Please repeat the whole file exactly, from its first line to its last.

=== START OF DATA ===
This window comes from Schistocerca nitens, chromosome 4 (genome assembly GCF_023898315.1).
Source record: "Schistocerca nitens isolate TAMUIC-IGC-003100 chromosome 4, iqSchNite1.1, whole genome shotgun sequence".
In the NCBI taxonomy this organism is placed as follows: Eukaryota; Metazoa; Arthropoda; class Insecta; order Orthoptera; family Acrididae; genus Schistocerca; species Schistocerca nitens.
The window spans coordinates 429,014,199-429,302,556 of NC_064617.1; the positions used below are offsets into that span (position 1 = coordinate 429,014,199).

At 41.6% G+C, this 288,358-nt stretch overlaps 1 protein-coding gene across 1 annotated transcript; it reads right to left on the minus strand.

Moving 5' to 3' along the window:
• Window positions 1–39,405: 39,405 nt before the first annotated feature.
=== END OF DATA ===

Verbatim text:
This window comes from Schistocerca nitens, chromosome 4 (genome assembly GCF_023898315.1).
Source record: "Schistocerca nitens isolate TAMUIC-IGC-003100 chromosome 4, iqSchNite1.1, whole genome shotgun sequence".
In the NCBI taxonomy this organism is placed as follows: Eukaryota; Metazoa; Arthropoda; class Insecta; order Orthoptera; family Acrididae; genus Schistocerca; species Schistocerca nitens.
The window spans coordinates 429,014,199-429,302,556 of NC_064617.1; the positions used below are offsets into that span (position 1 = coordinate 429,014,199).

At 41.6% G+C, this 288,358-nt stretch overlaps 1 protein-coding gene across 1 annotated transcript; it reads right to left on the minus strand.

Moving 5' to 3' along the window:
• Window positions 1–39,405: 39,405 nt before the first annotated feature.